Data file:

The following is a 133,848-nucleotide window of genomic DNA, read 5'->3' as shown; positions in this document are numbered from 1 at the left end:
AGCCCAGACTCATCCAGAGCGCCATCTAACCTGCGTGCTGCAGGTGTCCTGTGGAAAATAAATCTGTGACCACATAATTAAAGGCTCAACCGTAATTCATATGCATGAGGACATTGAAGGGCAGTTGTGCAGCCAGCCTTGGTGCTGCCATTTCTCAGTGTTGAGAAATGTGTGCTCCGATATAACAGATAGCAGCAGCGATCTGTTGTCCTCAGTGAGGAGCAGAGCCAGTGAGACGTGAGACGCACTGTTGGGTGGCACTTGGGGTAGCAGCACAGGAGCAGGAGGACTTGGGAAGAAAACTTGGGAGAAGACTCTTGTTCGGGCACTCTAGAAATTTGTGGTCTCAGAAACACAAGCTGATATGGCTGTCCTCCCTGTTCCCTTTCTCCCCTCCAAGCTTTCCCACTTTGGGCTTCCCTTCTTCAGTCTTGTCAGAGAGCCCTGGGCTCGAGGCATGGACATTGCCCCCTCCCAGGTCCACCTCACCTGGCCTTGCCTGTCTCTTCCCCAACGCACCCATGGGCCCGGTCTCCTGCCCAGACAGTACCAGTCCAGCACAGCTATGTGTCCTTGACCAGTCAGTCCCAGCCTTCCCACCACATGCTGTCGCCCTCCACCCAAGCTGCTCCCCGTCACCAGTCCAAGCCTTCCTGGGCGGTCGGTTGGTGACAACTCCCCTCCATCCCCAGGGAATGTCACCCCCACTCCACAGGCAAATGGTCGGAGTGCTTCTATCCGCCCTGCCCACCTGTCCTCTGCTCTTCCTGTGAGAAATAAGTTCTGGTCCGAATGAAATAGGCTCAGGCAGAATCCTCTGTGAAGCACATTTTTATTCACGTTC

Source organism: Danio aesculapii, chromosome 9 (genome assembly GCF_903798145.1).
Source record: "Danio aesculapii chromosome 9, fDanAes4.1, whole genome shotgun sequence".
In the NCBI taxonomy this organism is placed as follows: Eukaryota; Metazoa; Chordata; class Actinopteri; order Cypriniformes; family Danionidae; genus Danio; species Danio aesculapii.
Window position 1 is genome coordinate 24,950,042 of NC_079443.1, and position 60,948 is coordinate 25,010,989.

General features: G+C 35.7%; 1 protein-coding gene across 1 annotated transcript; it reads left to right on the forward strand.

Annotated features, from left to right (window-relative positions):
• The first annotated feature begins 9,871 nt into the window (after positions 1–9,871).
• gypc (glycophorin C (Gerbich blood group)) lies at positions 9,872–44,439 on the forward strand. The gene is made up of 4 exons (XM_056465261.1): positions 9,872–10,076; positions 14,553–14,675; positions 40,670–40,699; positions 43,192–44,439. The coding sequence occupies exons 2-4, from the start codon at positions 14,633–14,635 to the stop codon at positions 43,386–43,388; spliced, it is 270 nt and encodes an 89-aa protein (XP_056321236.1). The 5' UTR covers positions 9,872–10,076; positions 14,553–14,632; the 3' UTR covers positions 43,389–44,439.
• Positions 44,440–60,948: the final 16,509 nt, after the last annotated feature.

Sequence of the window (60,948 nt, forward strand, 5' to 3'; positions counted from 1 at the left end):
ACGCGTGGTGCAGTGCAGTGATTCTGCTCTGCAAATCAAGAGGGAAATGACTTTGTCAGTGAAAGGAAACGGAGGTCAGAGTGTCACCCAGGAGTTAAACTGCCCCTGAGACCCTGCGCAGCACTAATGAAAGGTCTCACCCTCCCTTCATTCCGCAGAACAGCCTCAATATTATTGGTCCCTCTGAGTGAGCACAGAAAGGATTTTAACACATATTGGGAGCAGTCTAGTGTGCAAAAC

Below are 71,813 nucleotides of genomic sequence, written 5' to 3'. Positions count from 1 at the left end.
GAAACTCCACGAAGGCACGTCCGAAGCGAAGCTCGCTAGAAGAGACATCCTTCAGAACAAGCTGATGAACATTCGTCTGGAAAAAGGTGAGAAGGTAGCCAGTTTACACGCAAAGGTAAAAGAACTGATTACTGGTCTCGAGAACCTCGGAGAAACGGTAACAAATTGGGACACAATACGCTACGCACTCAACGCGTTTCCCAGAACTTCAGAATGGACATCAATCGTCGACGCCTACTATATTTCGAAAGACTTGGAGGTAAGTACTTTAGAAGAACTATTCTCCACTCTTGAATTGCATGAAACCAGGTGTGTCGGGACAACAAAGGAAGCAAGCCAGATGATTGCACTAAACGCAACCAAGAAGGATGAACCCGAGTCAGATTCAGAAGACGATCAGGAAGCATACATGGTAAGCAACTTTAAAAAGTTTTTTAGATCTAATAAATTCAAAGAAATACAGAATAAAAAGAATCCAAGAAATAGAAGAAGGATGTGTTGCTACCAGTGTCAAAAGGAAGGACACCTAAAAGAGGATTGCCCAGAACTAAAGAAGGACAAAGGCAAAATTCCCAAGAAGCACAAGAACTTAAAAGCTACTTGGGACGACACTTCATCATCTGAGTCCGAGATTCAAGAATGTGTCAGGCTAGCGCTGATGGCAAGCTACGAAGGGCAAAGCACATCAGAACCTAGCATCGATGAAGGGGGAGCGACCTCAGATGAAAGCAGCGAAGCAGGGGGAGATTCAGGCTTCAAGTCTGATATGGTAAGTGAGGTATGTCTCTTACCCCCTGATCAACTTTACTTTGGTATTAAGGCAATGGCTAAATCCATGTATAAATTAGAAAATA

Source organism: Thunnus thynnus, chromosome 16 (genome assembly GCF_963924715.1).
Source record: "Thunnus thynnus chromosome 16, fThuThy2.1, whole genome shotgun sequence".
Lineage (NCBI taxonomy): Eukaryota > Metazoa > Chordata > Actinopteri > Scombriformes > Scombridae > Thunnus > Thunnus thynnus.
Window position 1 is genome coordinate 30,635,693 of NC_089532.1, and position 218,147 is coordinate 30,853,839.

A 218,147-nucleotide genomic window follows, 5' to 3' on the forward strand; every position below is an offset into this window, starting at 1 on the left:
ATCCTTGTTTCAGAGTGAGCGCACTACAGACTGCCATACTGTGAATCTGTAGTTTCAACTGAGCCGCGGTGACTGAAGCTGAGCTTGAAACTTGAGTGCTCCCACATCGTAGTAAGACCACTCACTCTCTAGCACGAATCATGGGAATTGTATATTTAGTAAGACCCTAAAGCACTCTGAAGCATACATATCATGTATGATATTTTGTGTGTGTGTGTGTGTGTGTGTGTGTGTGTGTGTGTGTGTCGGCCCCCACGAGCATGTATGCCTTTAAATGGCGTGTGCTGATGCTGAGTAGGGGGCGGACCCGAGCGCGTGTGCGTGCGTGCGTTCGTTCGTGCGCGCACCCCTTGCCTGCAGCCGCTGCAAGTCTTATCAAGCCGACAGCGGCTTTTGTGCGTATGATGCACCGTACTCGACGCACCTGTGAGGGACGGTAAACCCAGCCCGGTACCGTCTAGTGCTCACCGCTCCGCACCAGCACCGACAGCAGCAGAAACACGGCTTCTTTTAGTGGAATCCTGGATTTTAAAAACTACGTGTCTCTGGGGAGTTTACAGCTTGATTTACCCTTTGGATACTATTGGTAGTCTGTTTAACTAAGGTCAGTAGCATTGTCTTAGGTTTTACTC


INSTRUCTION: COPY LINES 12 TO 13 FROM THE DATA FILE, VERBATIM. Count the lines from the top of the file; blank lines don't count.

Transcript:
Sequence of the window (60,948 nt, forward strand, 5' to 3'; positions counted from 1 at the left end):
ACGCGTGGTGCAGTGCAGTGATTCTGCTCTGCAAATCAAGAGGGAAATGACTTTGTCAGTGAAAGGAAACGGAGGTCAGAGTGTCACCCAGGAGTTAAACTGCCCCTGAGACCCTGCGCAGCACTAATGAAAGGTCTCACCCTCCCTTCATTCCGCAGAACAGCCTCAATATTATTGGTCCCTCTGAGTGAGCACAGAAAGGATTTTAACACATATTGGGAGCAGTCTAGTGTGCAAAAC